Fan Flow Control for Improved Efficiency and Noise Reduction

Award Information
Agency:
National Aeronautics and Space Administration
Branch
n/a
Amount:
$499,917.00
Award Year:
2003
Program:
STTR
Phase:
Phase II
Contract:
NAS3-03077
Award Id:
61683
Agency Tracking Number:
010066
Solicitation Year:
n/a
Solicitation Topic Code:
n/a
Solicitation Number:
n/a
Small Business Information
2901 Prosperity Road, Blacksburg, VA, 24060
Hubzone Owned:
N
Minority Owned:
N
Woman Owned:
N
Duns:
n/a
Principal Investigator:
Sarah Stitzel
Research Engineer
(540) 961-4401
sstitzel@techsburg.com
Business Contact:
Stephen Guillot
VP Engineering
(540) 961-4401
sguillot@techsburg.com
Research Institution:
Virginia Polytechnic Institute
Ricardo Burdisson
460 Turner Street, Suite 306
Blacksburg, VA, 24061
(540) 231-7355
Nonprofit college or university
Abstract
Techsburg, Inc. and the Vibrations and Acoustics Laboratory at Virginia Tech (VAL) are proposing an innovative flow control scheme for fan rotors designed to simultaneously increase fan loading and efficiency while reducing fan radiated noise. The technology uses optimized blowing to prevent flow separation and significantly reduce the downstream wake size. A Phase I STTR proved the feasibility of using suction surface blowing jets to produce a sound power reduction on the order of 7dB and a reduction in losses of 60%. This research will combine an optimized flow control design with alternating blowing concepts. Using alternating blowing with an acoustic liner to attenuate the broadband noise will allow us to maximize the noise reduction and minimize the required mass flow. The amount of work produced by a single compression stage is limited by the amount of diffusion that can occur without large-scale flow separation. Viscous losses within the separated region not only result in an efficiency penalty but also create a large wake behind each of the rotor blades that interact with the downstream exit guide vanes and stators. Left untreated, fan exhaust noise from this interaction is the most dominant perceived noise at takeoff and landing. By using flow control to eliminate separation and the rotor wake, both efficiency gains and noise reduction can be achieved.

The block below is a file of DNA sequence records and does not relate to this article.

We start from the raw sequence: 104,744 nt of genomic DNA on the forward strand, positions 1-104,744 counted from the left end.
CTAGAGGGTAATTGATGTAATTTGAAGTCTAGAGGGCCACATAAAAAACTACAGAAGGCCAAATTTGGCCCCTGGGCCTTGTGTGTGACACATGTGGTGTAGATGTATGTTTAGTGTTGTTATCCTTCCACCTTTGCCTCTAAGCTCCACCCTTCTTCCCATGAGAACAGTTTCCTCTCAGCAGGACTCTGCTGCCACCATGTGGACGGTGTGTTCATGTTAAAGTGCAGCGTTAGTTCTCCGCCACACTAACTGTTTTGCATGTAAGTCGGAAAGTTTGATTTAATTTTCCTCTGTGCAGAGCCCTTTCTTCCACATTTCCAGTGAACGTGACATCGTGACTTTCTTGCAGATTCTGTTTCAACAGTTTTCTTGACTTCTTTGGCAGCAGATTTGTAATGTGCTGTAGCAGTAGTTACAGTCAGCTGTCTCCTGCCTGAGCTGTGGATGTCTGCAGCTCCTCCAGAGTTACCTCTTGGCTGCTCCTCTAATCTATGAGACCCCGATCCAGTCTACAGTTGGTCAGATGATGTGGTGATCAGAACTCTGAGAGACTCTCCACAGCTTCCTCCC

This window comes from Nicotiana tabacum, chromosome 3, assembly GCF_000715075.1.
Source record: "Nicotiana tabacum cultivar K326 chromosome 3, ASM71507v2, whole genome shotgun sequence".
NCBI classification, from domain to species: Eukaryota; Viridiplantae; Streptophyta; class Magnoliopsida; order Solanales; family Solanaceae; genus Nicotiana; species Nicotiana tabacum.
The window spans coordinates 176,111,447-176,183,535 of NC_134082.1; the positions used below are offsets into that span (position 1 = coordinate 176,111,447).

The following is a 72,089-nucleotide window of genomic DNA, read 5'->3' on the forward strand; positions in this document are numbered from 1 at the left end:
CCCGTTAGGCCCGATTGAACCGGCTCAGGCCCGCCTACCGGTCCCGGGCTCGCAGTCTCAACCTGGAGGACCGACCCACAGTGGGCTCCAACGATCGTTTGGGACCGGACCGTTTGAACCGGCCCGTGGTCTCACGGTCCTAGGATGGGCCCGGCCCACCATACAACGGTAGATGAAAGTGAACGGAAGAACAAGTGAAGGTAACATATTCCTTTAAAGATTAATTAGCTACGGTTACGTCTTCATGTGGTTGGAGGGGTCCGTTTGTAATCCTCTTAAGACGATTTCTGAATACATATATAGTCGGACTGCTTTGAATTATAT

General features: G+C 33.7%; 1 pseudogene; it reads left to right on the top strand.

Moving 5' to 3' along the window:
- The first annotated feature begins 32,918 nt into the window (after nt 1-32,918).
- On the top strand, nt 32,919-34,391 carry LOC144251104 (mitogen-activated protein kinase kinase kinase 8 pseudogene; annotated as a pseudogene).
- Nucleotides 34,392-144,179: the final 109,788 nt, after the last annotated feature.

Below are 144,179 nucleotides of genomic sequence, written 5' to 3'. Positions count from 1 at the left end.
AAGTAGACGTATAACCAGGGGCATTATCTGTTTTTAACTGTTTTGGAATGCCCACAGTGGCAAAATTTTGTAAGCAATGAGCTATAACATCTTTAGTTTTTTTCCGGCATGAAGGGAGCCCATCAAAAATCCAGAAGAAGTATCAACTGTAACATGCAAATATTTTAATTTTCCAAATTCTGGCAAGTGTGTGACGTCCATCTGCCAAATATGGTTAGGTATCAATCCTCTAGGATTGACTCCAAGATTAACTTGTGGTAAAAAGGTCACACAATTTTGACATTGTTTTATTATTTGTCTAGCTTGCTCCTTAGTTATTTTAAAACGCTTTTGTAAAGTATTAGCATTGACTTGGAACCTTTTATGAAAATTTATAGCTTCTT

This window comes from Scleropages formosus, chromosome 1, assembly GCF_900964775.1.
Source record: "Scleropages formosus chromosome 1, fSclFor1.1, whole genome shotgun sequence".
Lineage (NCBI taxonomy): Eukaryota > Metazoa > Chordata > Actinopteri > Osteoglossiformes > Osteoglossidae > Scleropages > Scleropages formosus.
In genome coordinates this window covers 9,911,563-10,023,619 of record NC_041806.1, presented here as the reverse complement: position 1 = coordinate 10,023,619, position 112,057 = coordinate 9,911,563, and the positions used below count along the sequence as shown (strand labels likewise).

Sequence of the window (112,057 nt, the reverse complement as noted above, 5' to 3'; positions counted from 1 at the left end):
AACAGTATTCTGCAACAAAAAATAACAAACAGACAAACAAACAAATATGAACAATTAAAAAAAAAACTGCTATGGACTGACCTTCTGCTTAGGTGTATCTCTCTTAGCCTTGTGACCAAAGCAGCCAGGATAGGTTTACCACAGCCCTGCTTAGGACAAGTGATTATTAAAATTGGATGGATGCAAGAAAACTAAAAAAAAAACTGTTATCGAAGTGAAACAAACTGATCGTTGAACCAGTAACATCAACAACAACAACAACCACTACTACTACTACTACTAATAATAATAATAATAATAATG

* information listed above is at the time of submission.

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